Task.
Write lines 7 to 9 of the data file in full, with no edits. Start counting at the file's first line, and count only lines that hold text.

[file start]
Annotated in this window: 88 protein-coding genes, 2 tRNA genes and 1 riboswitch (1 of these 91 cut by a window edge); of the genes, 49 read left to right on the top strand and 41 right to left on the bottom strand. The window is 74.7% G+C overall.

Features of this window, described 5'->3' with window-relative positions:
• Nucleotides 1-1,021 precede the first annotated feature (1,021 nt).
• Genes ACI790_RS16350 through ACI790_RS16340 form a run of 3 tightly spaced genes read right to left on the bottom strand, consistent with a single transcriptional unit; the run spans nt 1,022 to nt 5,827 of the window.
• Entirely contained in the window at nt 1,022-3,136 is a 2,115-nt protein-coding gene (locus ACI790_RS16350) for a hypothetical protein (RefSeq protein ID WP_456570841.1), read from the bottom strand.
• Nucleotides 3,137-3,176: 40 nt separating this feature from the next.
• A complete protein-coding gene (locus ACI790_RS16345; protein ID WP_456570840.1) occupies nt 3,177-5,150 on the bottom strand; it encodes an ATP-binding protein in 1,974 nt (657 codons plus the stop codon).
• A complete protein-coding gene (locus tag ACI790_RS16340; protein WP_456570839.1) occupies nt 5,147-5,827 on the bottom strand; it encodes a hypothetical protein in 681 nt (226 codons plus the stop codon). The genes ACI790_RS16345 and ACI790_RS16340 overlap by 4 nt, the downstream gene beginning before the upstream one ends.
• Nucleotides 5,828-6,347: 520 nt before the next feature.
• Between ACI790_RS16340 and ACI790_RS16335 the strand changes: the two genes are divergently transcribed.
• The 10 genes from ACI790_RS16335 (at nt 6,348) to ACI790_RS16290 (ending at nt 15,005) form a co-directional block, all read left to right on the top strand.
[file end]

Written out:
• A complete protein-coding gene (locus ACI790_RS16345; protein ID WP_456570840.1) occupies nt 3,177-5,150 on the bottom strand; it encodes an ATP-binding protein in 1,974 nt (657 codons plus the stop codon).
• A complete protein-coding gene (locus tag ACI790_RS16340; protein WP_456570839.1) occupies nt 5,147-5,827 on the bottom strand; it encodes a hypothetical protein in 681 nt (226 codons plus the stop codon). The genes ACI790_RS16345 and ACI790_RS16340 overlap by 4 nt, the downstream gene beginning before the upstream one ends.
• Nucleotides 5,828-6,347: 520 nt before the next feature.